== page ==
A. Develop a board profile. Analyze the skills, perspectives and relationships needed to support the work of the board and the organization. Compare the required attributes to the characteristics of current board members, then identify gaps between the two and develop very specific attributes for which you are recruiting new members.
Identify other essential considerations for board membership. Expertise, relationships and financial capacity are not the only qualifications for board membership. Other, less tangible, considerations, including a strong interest in the mission, potential fit with the defined organizational culture, and willingness to participate actively, are equally important to the effective leadership of the board.
- The most important element in board membership is a passion for the mission. The key to success for many of the exemplary boards we studied was the willingness of trustees to take a leadership role, even in times of crisis. What motivated these board members was their belief that the work of their organizations needed to be continued for the sake of the community. Their commitment to the mission went beyond their loyalty to any one individual.
B. Have a formal, year-round recruiting process that is clearly defined, with agreement in advance on how the process is handled, including:
- Who decides which candidates to approach.
- Who can initiate a discussion with a potential candidate to test his or her interest in board involvement
- Establish a well-planned process to interview prospective board members.
- Have a defined role the for executive director in the recruitment process. Since the executive director works closely with individual board members s/he and the candidate need to meet before a final decision is reached.
- Have a defined role for the board chair. As with the executive director, s/he will need to meet with the candidate before a final decision is made.
- Determine what materials should be gives to prospective board members.
- Decide what information potential board members will be asked to give the organization.
C. Make sure that all board members understand the priorities for board recruitment. There are several advantages to making sure that members understand exactly who the board is looking for. It focuses their thinking about who they already know, while at the same time allowing them to recognize a potential candidate they might meet.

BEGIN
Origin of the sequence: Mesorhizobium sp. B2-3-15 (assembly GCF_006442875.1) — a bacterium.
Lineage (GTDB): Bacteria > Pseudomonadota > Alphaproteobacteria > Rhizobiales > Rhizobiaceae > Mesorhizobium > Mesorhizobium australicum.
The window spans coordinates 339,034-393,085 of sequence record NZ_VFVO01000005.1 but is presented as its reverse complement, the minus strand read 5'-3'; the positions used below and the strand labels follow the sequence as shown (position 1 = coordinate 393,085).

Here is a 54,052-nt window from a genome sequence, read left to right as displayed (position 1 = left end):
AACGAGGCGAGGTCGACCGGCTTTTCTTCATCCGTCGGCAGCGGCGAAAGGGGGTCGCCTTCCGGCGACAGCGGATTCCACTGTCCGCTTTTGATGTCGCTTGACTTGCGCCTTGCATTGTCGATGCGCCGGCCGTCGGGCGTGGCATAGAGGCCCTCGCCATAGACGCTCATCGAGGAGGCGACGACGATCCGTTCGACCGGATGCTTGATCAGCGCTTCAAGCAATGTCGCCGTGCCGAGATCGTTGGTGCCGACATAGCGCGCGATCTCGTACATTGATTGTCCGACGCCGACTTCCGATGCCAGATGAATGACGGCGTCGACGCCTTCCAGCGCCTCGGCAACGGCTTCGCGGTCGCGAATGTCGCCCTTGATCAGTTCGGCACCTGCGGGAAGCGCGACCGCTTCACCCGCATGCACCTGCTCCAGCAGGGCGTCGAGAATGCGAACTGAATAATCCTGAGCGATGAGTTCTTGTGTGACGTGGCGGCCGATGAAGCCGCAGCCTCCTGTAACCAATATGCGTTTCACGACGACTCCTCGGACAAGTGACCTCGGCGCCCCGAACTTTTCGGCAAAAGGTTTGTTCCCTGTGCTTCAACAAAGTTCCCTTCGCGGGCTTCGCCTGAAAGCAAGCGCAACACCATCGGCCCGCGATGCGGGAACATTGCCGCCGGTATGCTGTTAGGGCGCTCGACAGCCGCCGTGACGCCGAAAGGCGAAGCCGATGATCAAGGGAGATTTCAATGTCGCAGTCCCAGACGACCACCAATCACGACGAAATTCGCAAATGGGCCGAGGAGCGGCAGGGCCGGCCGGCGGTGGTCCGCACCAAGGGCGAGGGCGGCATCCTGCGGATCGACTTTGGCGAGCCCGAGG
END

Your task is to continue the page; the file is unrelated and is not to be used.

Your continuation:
D. Members should talk to everyone they know about the organization (although not necessarily the board). Board members should be doing this anyway, but especially as a way of testing out potential support for funding as well as board participation. If an organization knows who they are looking for, chances are members will find themselves in a conversation with someone who is a good fit, or with someone who can be a link to another potential candidate the agency is hoping to recruit.
E. Make sure that all board members know the protocols for approaching potential members. Otherwise members are going to find themselves in an embarrassing situation, where a candidate thinks they have been asked onto the board, when in fact they are just being given a preliminary interview.
F. Be able to articulate what makes board service rewarding at a given agency. Common motivations for board participation include commitment to mission, an opportunity to make a real difference, the chance to meet interesting or influential people, and the ability to meet an individual's personal or professional goals. It is important to be articulate and enthusiastic about an organization's strengths.
G. Tell prospects what you want them to do. Many times boards are afraid of laying out explicit expectations to potential board members in case they "scare them off." Since "how do we get rid of deadwood" is the second most frequently asked question about nonprofit boards, an organization should let people know what is expected of them right from the start. Also, as an example, while it may be obvious to the agency that they want the new high-net worth board member to make a leadership gift (and help bring on other members who can give at a higher levels), unless clearly stated in the recruitment process, the expectation may not be at all obvious to the new board member. Organizations need to inform candidates up front as to what is expected of them, so the prospect can make a decision about whether or not this is a role they want to play.
Be prepared to discuss opportunities for involvement other than board service. Not every potential candidate can or should join the board. If there is not an immediate fit, it is possible that the person might join a committee to see if his or her interests and ways of working are compatible with the organization's culture and priorities. Serving on a committee is also a good way for someone to get to know at least one aspect of the organization well before considering board membership.
- Having other ways to engage leadership volunteers can help if the candidate is not ready to join the board. It also helps cultivate the relationship with a potential board member. A prospective board member may want to hold off in order to complete board assignments with other organizations before s/he can give full attention to a ew board. The organization may still get the benefit of their wisdom and relationships without their having to take on governance responsibilities.
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